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Mentalrobics™

You exercise your body to stay physically in shape, so why shouldn't you exercise your brain to stay mentally fit? With these daily exercises you will learn how to flex your mind, improve your creativity and boost your memory. As with any exercise, repetition is necessary for you to see improvement, so pick your favorite exercises from our daily suggestions and repeat them as desired. Try to do some mentalrobics every single day!

Stereotyping is an inescapable habit of the human mind. You are constantly making stereotypes without even knowing it. The mind simply cannot store every detail about everything that passes through it, so it tries to simplify things by sorting them into groups that are consistent with information that already resides in your memory.

For example, without looking at it, try to imagine what the face of your watch looks like. Does it have numbers for the hours or is it just implied? Are there any words printed on the front? What color are the hands? Chances are you cannot remember every detail of your watch even though you look at it several times a day. This is because your mind knows how to deal with watches so it stereotypes your watch and forgets about all the inconsequential details.

Topics that are important to you are unlikely to be heavily stereotyped, whereas unfamiliar topics will be heavily stereotyped. If you are uninterested in mountain climbing, it is very likely that you have a bunch of stereotypes about that particular sport. However, an avid mountain climber knows so much about the topic that few stereotypes remain.

Stereotypes can also affect the way you unconsciously feel about something. If you are allergic to bees, it might be difficult for you to think of them as beneficial insects that you might want in your garden.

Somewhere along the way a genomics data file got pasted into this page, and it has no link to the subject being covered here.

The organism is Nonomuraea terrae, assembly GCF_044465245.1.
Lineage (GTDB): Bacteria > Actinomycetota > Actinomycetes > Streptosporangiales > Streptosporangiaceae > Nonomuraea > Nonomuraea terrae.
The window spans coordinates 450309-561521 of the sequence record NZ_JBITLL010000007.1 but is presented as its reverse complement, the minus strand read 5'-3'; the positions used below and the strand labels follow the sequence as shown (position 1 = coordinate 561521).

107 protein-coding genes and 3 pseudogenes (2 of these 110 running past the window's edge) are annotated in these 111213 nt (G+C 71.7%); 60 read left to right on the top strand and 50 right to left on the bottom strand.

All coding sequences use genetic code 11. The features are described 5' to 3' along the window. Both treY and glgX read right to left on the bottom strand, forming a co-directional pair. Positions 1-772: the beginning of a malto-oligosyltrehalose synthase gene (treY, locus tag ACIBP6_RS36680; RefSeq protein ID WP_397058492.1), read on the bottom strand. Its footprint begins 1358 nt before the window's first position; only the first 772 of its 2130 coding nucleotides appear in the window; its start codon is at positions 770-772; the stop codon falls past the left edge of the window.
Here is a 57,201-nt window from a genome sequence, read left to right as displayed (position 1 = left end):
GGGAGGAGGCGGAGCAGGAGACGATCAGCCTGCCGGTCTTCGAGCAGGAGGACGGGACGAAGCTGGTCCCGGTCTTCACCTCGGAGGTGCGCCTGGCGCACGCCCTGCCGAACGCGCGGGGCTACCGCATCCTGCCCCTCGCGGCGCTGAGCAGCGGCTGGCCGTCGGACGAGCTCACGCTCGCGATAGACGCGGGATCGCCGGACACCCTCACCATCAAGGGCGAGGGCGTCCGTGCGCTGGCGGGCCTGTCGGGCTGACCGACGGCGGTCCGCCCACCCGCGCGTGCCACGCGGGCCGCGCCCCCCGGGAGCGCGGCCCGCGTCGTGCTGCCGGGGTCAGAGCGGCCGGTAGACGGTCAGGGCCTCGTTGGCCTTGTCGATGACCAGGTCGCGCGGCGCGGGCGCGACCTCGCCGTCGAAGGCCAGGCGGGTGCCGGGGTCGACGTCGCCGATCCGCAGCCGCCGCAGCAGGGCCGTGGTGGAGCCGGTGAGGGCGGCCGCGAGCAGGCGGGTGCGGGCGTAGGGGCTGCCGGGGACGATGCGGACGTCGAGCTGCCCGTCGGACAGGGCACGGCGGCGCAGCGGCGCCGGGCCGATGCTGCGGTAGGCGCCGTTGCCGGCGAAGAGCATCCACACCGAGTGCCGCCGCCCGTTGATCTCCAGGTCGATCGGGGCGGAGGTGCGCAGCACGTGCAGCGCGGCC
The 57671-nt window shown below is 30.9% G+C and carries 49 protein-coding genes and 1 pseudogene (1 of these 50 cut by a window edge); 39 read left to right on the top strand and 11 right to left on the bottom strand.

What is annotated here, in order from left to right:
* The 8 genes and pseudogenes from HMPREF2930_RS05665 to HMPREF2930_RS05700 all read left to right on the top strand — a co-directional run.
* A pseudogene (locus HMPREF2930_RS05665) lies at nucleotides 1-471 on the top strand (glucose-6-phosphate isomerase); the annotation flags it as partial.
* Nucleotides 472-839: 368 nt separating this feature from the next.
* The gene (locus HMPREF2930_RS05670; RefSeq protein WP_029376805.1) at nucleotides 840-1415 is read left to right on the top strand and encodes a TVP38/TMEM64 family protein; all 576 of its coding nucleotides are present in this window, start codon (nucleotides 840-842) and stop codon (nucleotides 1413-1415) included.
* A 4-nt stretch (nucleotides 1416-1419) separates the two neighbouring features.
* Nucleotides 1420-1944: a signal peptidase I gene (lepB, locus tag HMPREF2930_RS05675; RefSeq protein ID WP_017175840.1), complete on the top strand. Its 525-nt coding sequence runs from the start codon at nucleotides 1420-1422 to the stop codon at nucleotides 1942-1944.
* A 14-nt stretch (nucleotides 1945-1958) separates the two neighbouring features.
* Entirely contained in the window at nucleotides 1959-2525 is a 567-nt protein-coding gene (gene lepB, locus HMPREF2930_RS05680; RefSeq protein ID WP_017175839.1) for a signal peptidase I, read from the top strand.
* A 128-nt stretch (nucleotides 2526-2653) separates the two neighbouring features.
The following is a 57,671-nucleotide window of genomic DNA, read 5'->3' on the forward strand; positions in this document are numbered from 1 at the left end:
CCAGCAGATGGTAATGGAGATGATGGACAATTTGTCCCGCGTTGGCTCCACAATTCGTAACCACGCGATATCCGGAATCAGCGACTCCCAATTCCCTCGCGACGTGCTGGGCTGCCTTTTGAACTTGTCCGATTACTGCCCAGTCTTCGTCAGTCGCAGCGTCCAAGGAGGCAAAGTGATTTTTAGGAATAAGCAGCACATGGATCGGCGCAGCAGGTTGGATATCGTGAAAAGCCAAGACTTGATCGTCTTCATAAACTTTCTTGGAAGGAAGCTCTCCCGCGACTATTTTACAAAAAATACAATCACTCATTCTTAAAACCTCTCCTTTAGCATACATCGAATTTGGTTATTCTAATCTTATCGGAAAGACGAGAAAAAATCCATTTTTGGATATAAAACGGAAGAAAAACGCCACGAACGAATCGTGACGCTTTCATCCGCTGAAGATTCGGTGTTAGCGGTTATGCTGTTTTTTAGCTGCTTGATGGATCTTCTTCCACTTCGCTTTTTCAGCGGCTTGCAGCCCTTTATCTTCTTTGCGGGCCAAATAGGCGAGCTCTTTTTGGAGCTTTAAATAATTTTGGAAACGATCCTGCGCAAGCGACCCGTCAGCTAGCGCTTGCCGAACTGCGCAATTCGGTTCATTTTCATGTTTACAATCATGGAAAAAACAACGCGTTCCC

Just being aware that your mind is full of stereotypes will help you look at things with an open mind. The next time you are trying to solve something, ask yourself if there are any stereotypes that are constraining your thinking.

 



Pan-tech-ni-con

noun :: A depository or place where all sorts of manufactured articles are collected for sale.

Sealed packing-cases went north and east and west to various pantechnicons, and the engines were boxed with peculiar care." --Wells, H.G.

 



When you get into a routine and do the same things over and over, your brain gets very little stimulation. Previously, we have learned that our minds works on the "use it or lose it" principal. One easy way to introduce novelty into your life is to shop at different grocery stores. For most of human history, finding food was a difficult task that required social interaction and ingenuity. In modern society, getting food from the local supermarket requires very little thought. Here are two ways to spice things up.

1. Try doing your grocery shopping at a different store. This will force you to learn a different store layout, and different brands of foods. Maybe you'll find something that you like better.

2. Shop at specialty markets. Instead of getting everything from one place, go to a bakery, a butcher shop, a farmers market, or an ethnic food store. You will probably get fresher food that will taste better and be better for you. Often these markets will have uncommon varieties that you can't get at a supermarket. Try one of these to get a different sensory input.

 



Worrying about a problem reduces our ability to focus 100% of our attention on the task. One way to focus your attention is to answer the following questions.

1. What exactly is the problem? There is no sense in worrying about something if you do not know exactly what you are worrying about. Take some time to write down specifically what the problem is that you are trying to solve.

2. What caused the problem? Sometimes solving the immediate problem is not the correct solution because it does not fix the root causes. Try to determine if this problem was caused by something else.

3. What are all the possible solutions? Too often, one solution is proposed and time is wasted arguing about that one solution. Try having a brainstorm to find every possible solution before you argue about the merits of each one.

4. What solution is best? Once all the solutions have been laid out, it should be a pretty easy task to pick the best one and move forward with it.

If you are in a position where people bring their problems to you for help, this is a great strategy to help them solve their own problems. Simply, ask each person to answer these four questions before coming to you. It is likely that they will solve their own problem, but if not, it will make your job much easier.

 





 

 



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